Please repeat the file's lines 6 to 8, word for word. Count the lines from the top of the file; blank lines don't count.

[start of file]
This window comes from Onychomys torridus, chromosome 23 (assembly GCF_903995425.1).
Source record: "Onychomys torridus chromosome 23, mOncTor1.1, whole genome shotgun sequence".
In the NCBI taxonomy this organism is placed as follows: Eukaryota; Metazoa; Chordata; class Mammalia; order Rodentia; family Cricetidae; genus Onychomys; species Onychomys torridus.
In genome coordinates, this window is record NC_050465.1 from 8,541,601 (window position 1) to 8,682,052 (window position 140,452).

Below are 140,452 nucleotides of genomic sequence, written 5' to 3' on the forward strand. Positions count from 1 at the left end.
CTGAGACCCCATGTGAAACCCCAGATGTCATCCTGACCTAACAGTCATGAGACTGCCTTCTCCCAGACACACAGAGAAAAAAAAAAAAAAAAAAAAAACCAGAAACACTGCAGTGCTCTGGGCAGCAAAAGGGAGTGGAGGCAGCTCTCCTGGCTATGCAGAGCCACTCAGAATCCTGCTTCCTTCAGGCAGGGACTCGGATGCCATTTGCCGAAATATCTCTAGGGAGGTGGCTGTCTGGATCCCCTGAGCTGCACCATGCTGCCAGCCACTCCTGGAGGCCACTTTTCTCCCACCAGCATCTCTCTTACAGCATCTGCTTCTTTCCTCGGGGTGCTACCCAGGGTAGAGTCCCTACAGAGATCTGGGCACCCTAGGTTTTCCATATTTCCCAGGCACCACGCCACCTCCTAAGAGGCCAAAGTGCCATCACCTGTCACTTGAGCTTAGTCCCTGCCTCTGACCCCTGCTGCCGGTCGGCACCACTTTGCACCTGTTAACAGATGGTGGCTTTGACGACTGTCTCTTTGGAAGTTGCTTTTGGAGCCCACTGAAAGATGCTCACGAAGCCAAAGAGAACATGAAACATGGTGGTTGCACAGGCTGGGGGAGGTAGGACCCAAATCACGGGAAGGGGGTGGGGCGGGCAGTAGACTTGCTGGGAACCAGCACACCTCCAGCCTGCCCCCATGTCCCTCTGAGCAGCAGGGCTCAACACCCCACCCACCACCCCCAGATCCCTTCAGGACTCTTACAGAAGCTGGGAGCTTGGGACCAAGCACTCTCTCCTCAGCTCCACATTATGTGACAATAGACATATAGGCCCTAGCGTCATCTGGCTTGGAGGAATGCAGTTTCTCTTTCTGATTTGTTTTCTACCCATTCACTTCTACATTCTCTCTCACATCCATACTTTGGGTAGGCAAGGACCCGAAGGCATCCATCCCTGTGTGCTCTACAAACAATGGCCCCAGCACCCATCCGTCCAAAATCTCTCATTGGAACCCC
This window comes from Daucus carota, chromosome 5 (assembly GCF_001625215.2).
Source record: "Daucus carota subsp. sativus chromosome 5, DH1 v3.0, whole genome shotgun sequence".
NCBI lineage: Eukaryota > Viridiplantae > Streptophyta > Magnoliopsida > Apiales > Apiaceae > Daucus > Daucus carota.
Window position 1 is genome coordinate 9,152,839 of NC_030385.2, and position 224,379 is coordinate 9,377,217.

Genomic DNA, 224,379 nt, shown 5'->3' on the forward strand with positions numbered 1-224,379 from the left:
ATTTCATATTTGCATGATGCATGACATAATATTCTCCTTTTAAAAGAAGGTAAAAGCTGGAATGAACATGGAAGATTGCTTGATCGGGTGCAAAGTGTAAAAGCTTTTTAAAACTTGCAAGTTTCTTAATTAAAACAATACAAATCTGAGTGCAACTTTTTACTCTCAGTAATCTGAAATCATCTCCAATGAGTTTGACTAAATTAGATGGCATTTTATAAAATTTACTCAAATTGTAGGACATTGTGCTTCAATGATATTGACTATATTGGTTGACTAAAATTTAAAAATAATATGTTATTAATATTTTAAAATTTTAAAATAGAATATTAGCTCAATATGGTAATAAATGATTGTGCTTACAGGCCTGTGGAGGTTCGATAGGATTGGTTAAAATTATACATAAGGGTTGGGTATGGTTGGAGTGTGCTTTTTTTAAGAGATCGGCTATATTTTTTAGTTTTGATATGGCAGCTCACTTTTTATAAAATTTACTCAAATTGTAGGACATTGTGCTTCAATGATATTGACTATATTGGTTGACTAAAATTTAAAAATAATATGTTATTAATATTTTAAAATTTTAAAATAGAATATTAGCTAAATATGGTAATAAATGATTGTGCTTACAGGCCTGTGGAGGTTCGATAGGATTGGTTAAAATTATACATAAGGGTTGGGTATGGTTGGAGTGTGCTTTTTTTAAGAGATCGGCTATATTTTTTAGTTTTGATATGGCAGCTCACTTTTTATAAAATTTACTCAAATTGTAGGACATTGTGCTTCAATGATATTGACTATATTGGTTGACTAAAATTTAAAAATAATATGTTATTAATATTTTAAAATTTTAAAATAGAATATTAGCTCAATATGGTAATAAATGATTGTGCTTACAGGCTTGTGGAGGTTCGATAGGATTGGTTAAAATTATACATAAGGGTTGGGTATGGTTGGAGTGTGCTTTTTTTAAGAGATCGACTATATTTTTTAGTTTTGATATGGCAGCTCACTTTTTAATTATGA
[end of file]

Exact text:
CTGAGACCCCATGTGAAACCCCAGATGTCATCCTGACCTAACAGTCATGAGACTGCCTTCTCCCAGACACACAGAGAAAAAAAAAAAAAAAAAAAAAACCAGAAACACTGCAGTGCTCTGGGCAGCAAAAGGGAGTGGAGGCAGCTCTCCTGGCTATGCAGAGCCACTCAGAATCCTGCTTCCTTCAGGCAGGGACTCGGATGCCATTTGCCGAAATATCTCTAGGGAGGTGGCTGTCTGGATCCCCTGAGCTGCACCATGCTGCCAGCCACTCCTGGAGGCCACTTTTCTCCCACCAGCATCTCTCTTACAGCATCTGCTTCTTTCCTCGGGGTGCTACCCAGGGTAGAGTCCCTACAGAGATCTGGGCACCCTAGGTTTTCCATATTTCCCAGGCACCACGCCACCTCCTAAGAGGCCAAAGTGCCATCACCTGTCACTTGAGCTTAGTCCCTGCCTCTGACCCCTGCTGCCGGTCGGCACCACTTTGCACCTGTTAACAGATGGTGGCTTTGACGACTGTCTCTTTGGAAGTTGCTTTTGGAGCCCACTGAAAGATGCTCACGAAGCCAAAGAGAACATGAAACATGGTGGTTGCACAGGCTGGGGGAGGTAGGACCCAAATCACGGGAAGGGGGTGGGGCGGGCAGTAGACTTGCTGGGAACCAGCACACCTCCAGCCTGCCCCCATGTCCCTCTGAGCAGCAGGGCTCAACACCCCACCCACCACCCCCAGATCCCTTCAGGACTCTTACAGAAGCTGGGAGCTTGGGACCAAGCACTCTCTCCTCAGCTCCACATTATGTGACAATAGACATATAGGCCCTAGCGTCATCTGGCTTGGAGGAATGCAGTTTCTCTTTCTGATTTGTTTTCTACCCATTCACTTCTACATTCTCTCTCACATCCATACTTTGGGTAGGCAAGGACCCGAAGGCATCCATCCCTGTGTGCTCTACAAACAATGGCCCCAGCACCCATCCGTCCAAAATCTCTCATTGGAACCCC
This window comes from Daucus carota, chromosome 5 (assembly GCF_001625215.2).
Source record: "Daucus carota subsp. sativus chromosome 5, DH1 v3.0, whole genome shotgun sequence".